German President to Rivlin: Israeli Flag-burning at anti-Trump Protests Is Hateful Act That Has No Place in Germany

Speaking at Israeli Embassy in Berlin, president says he is 'horrified and ashamed' and vows that anti-Semitism has no place in Germany

Noa Landau
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Protesters hold a placard during the demonstration outside the U.S. embassy against President Donald Trump's decision to recognize Jerusalem as Israel's capital in Berlin, Germany, December 8, 2017.
Protesters hold a placard during the demonstration outside the U.S. embassy against President Donald Trump's decision to recognize Jerusalem as Israel's capital in Berlin, Germany, December 8, 2017. Credit: Axel Schmidt / Reuters
Noa Landau

Israeli President Reuven Rivlin spoke on Thursday with German President Frank-Walter Steinmeier, where both Rivlin and his German counterpart condemned recent "disturbing manifestations" of anti-Semitism in Germany. The conversation followed the burning of Israeli flags and anti-Israel protests in Berlin last week after U.S. President Donald Trump's announcement on December 6 that the United States recognized Jerusalem as Israel's capital.

An announcement from the President's Residence in Jerusalem stated that Steinmeier told Rivlin that the incidents reflected hate and racism that have no place in Germany. The German president also promised Rivlin that German law enforcement agencies would bring those who break the law to justice.

Steinmeier reiterated his remarks on Friday at an event at the Israeli Embassy in Berlin. "The very week that our fellow Jewish citizens lit the candles of their menorah, Israeli flags were on fire on German squares. I am horrified and ashamed," he said. "Anti-Semitism must have no place in this Federal Republic!"

"There are things which are part of Germany. And one of these is our responsibility for our past. ... For this responsibility, no line can be drawn under the past for later generations – and no exceptions be made for immigrants," he added. "It is non-negotiable – for all who live in Germany and want to live here! ... Only if Jews are completely at home and at ease in Germany is this Federal Republic completely at ease with itself."

Jewish groups in Germany are pressing the authorities to crack down on anti-Semitic acts following the burning of Jewish symbols and Israeli flags at protests.

The American Jewish Committee Berlin, the JSUD group of Jewish university students, the Central Council of Jews in Germany, and the German-Israeli Society have called for tougher law enforcement and for new laws to make it easier to ban or disband anti-Semitic demonstrations.

Chancellor Angela Merkel and other top German officials have condemned anti-Semitic acts seen at demonstrations against U.S. President Donald Trump’s decision to recognize Jerusalem as the capital of Israel, and vowed to prosecute illegal acts.

The American Jewish Committee Berlin said a new study by an Indiana University professor showed broader efforts were also needed to fight anti-Semitic attitudes among Muslim migrants from Syria and Iraq.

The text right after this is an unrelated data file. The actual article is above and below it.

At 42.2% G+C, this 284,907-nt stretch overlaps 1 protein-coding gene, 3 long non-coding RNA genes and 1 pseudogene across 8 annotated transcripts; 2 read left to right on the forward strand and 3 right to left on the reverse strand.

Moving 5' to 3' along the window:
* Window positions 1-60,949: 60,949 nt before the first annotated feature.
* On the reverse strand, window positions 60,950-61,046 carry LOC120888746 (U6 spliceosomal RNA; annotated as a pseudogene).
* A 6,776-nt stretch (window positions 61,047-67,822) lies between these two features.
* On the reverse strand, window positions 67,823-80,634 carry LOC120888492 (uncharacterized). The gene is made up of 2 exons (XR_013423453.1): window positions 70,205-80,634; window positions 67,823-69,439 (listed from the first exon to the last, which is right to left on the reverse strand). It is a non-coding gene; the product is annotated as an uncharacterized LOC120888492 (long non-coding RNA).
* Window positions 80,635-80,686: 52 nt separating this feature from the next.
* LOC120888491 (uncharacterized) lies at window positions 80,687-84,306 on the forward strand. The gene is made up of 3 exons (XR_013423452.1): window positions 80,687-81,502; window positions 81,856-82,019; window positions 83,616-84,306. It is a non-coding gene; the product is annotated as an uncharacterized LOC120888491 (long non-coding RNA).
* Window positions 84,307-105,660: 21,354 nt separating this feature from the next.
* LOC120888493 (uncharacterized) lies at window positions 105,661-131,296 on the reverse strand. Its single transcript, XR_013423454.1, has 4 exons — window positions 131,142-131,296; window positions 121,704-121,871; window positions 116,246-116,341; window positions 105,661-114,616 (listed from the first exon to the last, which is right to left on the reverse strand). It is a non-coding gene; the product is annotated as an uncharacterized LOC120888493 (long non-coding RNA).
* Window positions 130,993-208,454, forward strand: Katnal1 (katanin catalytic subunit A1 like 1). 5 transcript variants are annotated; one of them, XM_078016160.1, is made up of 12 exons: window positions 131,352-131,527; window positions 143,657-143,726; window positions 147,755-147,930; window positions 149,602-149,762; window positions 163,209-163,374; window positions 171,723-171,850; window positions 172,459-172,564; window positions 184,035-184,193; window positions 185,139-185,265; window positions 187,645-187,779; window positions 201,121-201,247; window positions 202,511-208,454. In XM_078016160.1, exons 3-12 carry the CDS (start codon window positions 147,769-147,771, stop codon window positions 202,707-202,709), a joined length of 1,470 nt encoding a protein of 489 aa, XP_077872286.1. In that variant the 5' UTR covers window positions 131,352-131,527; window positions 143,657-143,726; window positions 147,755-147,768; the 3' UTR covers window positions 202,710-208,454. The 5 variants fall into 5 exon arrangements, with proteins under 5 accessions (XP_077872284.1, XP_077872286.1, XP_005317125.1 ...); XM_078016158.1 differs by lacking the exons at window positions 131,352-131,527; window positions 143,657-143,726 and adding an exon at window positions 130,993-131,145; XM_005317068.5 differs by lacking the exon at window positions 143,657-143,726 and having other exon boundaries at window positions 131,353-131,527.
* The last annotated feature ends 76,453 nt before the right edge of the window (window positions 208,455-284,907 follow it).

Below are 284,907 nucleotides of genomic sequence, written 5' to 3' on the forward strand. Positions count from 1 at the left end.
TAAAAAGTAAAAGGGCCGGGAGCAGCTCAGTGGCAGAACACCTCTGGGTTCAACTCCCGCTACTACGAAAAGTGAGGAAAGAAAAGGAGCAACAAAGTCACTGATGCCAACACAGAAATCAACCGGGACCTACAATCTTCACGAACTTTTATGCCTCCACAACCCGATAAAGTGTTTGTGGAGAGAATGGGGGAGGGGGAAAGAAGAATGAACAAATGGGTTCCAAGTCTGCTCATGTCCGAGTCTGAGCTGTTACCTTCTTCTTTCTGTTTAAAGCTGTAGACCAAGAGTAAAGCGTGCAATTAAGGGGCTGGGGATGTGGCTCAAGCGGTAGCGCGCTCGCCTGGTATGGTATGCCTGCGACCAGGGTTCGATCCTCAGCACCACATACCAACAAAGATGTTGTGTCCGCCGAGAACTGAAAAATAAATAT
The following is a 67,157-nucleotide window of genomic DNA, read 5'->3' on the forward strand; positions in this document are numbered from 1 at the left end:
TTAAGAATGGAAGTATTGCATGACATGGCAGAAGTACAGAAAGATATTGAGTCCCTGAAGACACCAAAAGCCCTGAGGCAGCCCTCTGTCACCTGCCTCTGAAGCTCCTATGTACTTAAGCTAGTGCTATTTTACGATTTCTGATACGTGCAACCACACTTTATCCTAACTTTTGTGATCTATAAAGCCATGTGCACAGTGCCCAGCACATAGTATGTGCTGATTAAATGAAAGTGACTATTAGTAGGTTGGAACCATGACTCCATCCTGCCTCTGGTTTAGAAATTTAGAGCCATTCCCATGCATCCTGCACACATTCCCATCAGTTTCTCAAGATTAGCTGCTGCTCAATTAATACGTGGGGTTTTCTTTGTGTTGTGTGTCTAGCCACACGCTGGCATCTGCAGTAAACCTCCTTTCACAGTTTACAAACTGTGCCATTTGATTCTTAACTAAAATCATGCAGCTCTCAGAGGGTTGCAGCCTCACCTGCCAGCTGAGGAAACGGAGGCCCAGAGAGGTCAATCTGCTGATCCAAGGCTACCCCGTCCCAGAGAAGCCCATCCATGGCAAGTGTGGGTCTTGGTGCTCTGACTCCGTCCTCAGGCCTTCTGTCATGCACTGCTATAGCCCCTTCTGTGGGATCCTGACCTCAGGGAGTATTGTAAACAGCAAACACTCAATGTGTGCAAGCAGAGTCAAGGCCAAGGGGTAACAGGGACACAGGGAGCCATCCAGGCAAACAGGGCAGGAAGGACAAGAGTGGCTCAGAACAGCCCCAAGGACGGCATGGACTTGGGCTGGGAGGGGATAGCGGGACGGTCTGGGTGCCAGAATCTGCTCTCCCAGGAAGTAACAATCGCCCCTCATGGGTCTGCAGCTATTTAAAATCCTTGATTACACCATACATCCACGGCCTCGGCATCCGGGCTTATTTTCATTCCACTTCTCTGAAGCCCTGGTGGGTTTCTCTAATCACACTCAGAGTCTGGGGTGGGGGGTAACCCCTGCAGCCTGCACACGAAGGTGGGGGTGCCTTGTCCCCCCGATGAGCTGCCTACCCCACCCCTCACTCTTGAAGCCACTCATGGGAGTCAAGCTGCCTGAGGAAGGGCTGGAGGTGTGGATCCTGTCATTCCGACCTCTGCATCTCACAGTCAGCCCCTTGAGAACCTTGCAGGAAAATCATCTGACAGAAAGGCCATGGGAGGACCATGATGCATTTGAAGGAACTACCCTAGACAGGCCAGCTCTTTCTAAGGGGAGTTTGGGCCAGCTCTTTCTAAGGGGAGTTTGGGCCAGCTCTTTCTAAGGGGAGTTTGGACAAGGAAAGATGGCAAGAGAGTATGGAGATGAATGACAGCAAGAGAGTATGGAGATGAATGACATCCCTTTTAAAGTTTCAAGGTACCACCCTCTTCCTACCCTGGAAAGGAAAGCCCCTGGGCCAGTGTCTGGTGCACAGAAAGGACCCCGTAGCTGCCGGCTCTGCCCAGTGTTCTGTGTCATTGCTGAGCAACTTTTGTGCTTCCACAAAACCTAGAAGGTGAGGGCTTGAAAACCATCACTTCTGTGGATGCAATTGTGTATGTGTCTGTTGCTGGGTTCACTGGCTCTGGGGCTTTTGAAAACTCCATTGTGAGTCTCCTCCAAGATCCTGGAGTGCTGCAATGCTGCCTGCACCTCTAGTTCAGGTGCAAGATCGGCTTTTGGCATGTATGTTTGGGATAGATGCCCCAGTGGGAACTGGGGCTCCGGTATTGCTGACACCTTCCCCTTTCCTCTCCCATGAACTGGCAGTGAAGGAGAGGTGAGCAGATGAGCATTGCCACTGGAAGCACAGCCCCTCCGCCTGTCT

German has opened its borders to more than 1 million migrants mainly fleeing Middle East wars since 2015, sparking concerns about a further bump in already increasing anti-Semitism.

“Politicians must guarantee that anti-Semitic attitudes will not be tolerated and that infractions to laws and regulations will be prosecuted,” said the group’s director, Deidre Berger.

She reiterated a longstanding call for the German government to appoint an anti-Semitism commissioner to focus attention on the issue.

German Justice Minister Heiko Maas and Berlin Mayor Michael Mueller vowed during a menorah lighting at the Brandenburg Gate on Tuesday to combat all forms of anti-Semitism, while demonstrators continued to voice anger at the U.S. move at a separate event near Berlin’s main train station.

The Central Council of Muslims in Germany has also condemned anti-Semitic actions.

Indiana University’s Guenther Jikeli, the author of the study, said group interviews of 68 migrants aged 18 to 52 conducted last year revealed widespread anti-Semitic attitudes. They showed rejection of the state of Israel and ignorance about the murder of 6 million Jews in Europe by the Nazis during World War Two, he said.

“There are strong anti-Semitic views among refugees that need to be addressed because otherwise they could become the norm,” he told Reuters TV.

Kurds and other refugees persecuted as minorities in their home countries had more nuanced views and more clearly rejected anti-Semitism and anti-Israeli perspectives, he said.

Fabian Weissbarth, spokesman for AJC, said the study should spur efforts to tackle anti-Semitism among migrants to ensure the findings were not misused by anti-immigrant far-right groups like the Alternative for Germany (AfD) party.

“If we don’t address it as a society, then the AfD will, and that will lead to hate and incitement,” he said. “We need a differentiated view that recognizes that not all refugees are the same, and we need to look at solutions, such as integration measures, what needs to be included in integration courses, and changes in how social workers and politicians react.” 

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